In Asia, India’s PMI soared, despite an otherwise bleak economic environment. The PMI hit 58.9, the highest in more than a decade. Moreover, output was up at the fastest pace in 12 years and export orders were the best in six years. The relaxation of COVID-19 restrictions and increased business confidence played a big role in the improvement in the PMI. Meanwhile, China’s PMI hit 53.6, a level indicating moderate growth in activity; this was the highest reading since January 2011. That being said, export orders weakened and were only marginally positive. Evidently trade tensions have hurt China’s manufacturing sector. Additionally, Japan’s PMI remained below 50, hitting 48.7 in October, the best since January of this year. It appears that Japan’s manufacturing sector is close to stabilizing after a period of decline. Export orders were up, signaling the continued competitiveness of Japanese manufacturing and, possibly, the positive impact of a strong Chinese economy. Finally, the PMIs for Taiwan and South Korea remained in positive territory in October.
The global services industry continues to grow as the global economy recovers and as people become more accustomed to dealing with the existence of the virus. However, services activity in Europe weakened in October as the virus spiraled out of control. Now, with governments across Europe imposing economic restrictions, such activity is likely to decline further. Meanwhile, services activity in the United States performed well in October despite a growing outbreak, one that consumers and state governments largely ignored.
These conclusions are based on the latest PMIs that provide a forward-looking view about activity in the broad services sector. Services encompasses retail, wholesale, travel and leisure, finance, telecoms, professional services, transportation, distribution, education, and health care. The global services PMI published by IHS Markit hit 52.9 in October, the highest in 19 months. This partly reflected rising output in the United States, China, United Kingdom, and India. Output fell in the Eurozone and Japan. Consumer services remained relatively weak while financial and business services were stronger.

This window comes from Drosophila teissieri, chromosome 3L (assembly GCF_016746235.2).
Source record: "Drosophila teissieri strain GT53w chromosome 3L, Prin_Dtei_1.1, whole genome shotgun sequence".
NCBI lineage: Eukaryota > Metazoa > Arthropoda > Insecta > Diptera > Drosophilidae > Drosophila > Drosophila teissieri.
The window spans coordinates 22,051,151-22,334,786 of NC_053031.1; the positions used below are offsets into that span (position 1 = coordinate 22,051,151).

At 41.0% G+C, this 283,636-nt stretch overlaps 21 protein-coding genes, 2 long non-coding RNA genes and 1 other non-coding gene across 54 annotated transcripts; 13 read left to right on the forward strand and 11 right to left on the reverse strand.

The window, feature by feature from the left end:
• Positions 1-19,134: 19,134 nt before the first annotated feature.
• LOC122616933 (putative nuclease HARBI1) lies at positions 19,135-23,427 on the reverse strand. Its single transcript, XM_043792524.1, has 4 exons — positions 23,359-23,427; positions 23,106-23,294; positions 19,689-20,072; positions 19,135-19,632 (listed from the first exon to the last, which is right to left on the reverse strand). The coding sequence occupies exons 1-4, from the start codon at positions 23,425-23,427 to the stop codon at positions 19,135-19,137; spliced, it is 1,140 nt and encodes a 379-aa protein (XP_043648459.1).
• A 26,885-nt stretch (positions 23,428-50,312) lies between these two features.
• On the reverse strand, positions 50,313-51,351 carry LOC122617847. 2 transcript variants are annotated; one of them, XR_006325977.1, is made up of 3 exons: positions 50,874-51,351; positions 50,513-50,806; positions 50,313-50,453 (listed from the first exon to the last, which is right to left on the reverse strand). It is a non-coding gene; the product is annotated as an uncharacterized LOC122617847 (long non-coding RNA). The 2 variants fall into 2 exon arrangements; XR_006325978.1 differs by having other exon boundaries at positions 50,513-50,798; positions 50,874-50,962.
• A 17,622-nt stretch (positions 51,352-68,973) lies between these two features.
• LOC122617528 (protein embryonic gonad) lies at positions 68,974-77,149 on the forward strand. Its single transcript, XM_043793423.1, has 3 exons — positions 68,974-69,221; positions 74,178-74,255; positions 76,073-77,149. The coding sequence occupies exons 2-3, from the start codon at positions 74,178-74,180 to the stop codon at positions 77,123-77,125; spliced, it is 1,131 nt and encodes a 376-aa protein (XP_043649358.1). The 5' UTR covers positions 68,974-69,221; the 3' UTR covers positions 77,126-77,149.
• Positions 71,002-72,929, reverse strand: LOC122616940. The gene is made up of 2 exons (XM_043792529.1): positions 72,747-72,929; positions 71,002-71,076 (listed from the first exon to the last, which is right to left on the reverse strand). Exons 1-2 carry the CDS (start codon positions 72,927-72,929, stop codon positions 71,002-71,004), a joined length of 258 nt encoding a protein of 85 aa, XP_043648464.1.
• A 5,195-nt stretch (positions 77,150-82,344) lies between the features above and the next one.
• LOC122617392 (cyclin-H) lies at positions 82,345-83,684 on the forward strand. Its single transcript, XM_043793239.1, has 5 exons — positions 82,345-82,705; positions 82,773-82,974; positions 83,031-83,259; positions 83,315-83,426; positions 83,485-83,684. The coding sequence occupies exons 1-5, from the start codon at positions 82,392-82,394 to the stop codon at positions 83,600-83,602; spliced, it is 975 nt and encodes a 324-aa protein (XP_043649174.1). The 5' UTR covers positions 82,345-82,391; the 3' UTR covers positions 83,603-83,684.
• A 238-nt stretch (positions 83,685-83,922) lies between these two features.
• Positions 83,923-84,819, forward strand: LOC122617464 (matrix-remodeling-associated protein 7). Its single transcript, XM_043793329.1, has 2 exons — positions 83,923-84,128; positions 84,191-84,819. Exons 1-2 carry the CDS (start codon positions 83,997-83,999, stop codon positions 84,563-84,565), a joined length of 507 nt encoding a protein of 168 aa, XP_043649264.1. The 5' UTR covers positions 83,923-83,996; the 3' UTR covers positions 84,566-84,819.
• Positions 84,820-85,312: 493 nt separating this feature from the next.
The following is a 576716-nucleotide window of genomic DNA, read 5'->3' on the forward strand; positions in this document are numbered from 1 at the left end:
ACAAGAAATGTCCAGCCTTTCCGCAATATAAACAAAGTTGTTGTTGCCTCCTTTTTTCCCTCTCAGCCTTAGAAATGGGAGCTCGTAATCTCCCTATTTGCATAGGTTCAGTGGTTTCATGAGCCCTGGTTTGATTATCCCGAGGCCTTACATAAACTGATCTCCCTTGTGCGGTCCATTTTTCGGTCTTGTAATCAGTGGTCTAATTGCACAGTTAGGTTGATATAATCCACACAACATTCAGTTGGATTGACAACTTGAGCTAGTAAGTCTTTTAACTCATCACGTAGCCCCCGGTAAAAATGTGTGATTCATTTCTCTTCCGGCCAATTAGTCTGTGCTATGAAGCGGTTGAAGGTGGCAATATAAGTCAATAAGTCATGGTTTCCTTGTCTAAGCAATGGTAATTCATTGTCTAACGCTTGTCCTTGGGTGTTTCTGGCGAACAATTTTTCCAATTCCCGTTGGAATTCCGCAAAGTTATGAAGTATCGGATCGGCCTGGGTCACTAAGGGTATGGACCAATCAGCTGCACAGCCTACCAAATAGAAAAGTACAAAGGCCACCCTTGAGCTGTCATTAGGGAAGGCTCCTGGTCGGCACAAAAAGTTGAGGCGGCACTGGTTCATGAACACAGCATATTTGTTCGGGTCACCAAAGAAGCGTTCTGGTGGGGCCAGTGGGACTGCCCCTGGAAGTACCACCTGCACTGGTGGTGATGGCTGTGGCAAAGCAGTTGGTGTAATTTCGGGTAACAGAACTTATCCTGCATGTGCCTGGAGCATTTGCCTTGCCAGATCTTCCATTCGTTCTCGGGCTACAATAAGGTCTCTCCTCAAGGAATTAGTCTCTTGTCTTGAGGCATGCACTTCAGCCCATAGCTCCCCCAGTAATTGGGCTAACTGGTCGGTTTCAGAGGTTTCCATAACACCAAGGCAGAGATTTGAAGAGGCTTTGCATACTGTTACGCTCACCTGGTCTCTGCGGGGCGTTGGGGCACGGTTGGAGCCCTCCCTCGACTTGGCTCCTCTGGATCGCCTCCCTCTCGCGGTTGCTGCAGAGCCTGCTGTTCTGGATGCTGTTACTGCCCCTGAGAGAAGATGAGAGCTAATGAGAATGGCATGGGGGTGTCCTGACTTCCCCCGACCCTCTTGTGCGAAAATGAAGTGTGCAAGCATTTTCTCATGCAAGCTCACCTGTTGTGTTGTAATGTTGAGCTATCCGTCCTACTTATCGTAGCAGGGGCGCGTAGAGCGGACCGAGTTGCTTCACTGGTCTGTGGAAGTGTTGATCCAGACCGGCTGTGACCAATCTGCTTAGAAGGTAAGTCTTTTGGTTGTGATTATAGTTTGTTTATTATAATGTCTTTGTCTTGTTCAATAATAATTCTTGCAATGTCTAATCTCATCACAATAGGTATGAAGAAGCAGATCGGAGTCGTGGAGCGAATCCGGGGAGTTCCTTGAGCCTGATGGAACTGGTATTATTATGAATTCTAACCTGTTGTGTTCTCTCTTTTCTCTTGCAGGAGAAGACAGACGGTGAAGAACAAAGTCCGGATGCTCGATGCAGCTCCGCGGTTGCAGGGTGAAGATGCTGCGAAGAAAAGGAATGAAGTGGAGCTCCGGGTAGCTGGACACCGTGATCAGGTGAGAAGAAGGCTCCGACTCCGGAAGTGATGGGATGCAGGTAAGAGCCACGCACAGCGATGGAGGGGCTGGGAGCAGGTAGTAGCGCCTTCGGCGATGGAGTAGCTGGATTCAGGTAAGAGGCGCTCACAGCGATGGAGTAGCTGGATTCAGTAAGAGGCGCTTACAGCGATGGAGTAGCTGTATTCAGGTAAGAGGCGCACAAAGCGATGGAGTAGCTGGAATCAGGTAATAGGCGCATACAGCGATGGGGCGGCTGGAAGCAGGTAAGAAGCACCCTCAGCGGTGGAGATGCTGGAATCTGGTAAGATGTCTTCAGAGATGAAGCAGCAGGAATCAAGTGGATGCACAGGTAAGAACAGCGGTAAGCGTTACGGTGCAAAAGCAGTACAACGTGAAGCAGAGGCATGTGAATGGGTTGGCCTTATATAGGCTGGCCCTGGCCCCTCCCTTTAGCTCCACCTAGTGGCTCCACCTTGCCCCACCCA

The PMI for services in the United States rose to 56.9, the highest in nearly two years and a level indicating rapid growth of activity. Evidently the expiration of stimulus has not yet taken the toll that many observers anticipated. In the United Kingdom, the PMI fell sharply from 56.1 in September to 51.4 in October. This likely reflects the negative impact of the rising level of infections. Meanwhile, the British government has imposed a severe lockdown that is likely to suppress services activity in the coming month. On the European continent, the PMI for the Eurozone fell to 46.9, a level indicating significant decline in activity. The PMI for services fell in all four major Eurozone economies, but they fell the most in Spain, which is where the latest outbreak began. Finally, the PMIs for services in both India and China increased in October to levels indicating significant growth of activity. Asia continues to be the strongest regional economy in the world.
The US government released its jobs reports for the month of October. The headlines note strong job growth and a sharp decline in the unemployment rate. This is one way to interpret the data. However, job growth was the slowest since the crisis began. At the current rate of job growth, it would take another 16 months for overall employment to return to the level just prior to the crisis. Moreover, although the number of unemployed has fallen, the number of long-term unemployed has risen sharply. Thus, it is a mixed picture. Plus, the latest report comes at a time when the virus is getting far worse, with the number of new daily infections now far above the level seen early in this crisis. Experience tells us that a worsening of the virus has negative consequences for consumer interaction and spending and, consequently, employment.